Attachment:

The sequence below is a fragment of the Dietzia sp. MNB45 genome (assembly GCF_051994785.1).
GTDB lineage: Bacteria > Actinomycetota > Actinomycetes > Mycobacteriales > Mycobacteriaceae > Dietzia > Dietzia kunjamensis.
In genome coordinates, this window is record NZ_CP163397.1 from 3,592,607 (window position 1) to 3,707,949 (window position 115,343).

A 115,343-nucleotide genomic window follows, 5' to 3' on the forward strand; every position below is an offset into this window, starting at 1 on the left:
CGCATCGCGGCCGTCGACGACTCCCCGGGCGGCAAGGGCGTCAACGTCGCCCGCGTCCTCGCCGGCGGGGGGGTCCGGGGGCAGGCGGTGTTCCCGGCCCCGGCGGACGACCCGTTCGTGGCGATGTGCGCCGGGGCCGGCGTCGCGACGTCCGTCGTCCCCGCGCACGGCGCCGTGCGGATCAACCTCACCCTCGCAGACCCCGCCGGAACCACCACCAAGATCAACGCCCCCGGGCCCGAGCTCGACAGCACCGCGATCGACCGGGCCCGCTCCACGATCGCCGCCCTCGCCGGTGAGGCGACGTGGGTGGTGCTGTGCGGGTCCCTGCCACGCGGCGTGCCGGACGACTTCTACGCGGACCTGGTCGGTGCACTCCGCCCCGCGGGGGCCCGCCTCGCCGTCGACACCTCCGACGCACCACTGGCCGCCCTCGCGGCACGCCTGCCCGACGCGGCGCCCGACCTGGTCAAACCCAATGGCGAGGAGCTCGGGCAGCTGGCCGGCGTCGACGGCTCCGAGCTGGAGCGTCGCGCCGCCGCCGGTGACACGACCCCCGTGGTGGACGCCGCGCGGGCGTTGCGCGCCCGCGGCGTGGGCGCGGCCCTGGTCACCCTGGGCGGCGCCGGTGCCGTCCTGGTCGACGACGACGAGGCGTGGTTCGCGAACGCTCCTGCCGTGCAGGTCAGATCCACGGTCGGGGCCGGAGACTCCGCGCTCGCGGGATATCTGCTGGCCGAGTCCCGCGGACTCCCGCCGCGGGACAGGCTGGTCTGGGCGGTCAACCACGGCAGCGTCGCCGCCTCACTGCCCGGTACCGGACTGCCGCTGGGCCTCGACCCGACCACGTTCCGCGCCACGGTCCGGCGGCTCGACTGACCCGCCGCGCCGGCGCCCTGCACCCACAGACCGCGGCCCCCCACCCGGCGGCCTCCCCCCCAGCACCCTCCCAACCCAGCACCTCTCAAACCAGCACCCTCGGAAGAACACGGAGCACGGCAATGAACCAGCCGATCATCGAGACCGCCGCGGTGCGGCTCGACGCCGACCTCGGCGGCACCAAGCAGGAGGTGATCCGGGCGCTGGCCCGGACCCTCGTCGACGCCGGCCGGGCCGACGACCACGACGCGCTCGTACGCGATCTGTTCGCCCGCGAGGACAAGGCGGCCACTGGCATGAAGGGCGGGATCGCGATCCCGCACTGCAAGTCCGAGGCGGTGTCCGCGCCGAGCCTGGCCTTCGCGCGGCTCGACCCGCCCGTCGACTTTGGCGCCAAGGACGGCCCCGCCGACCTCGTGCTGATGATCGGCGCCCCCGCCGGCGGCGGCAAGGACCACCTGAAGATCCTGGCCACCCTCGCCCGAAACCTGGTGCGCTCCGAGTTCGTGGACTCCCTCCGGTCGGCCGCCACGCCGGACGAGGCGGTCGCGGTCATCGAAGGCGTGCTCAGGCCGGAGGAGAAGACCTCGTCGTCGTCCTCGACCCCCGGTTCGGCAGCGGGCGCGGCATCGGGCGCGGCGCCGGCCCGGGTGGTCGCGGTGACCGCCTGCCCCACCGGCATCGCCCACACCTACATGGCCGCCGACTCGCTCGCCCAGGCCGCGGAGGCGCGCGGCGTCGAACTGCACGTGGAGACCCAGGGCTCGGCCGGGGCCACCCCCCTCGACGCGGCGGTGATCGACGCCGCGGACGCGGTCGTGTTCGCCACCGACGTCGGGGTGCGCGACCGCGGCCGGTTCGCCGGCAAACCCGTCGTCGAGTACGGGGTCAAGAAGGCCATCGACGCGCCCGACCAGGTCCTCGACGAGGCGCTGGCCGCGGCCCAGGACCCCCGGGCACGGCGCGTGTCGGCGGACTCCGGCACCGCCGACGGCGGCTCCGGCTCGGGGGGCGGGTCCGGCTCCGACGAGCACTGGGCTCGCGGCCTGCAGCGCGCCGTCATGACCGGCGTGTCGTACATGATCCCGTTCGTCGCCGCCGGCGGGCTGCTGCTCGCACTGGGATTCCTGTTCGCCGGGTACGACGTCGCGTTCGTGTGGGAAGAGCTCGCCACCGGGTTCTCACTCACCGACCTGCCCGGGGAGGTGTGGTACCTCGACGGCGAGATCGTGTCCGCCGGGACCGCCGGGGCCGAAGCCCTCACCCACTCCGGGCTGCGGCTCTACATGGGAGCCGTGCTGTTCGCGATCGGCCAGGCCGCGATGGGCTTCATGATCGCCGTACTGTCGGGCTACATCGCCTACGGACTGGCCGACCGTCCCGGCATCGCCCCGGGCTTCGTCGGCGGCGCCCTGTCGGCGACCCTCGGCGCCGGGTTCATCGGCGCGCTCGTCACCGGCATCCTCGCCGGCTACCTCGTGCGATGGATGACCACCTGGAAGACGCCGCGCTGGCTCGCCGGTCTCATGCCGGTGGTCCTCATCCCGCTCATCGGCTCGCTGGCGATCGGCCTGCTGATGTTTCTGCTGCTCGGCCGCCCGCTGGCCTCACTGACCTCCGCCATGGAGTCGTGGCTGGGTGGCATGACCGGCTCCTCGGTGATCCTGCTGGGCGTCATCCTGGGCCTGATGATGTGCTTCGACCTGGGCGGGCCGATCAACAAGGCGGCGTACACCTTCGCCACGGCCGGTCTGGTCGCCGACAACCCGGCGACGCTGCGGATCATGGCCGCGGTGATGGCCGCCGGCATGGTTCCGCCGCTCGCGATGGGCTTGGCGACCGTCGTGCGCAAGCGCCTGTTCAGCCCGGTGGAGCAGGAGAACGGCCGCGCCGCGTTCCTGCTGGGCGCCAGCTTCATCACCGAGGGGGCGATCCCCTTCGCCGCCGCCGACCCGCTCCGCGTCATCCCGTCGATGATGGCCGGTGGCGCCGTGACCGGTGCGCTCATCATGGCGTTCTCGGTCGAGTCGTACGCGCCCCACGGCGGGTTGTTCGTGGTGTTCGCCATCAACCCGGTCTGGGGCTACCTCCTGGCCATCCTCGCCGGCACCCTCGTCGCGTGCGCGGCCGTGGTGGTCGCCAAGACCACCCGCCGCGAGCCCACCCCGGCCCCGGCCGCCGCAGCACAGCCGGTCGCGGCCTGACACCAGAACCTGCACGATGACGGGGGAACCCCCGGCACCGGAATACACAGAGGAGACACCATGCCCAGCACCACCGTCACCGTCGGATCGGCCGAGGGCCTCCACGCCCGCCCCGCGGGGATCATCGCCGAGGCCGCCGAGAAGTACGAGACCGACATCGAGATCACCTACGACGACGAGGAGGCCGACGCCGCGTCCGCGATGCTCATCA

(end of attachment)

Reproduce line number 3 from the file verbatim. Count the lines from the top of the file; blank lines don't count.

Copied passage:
In genome coordinates, this window is record NZ_CP163397.1 from 3,592,607 (window position 1) to 3,707,949 (window position 115,343).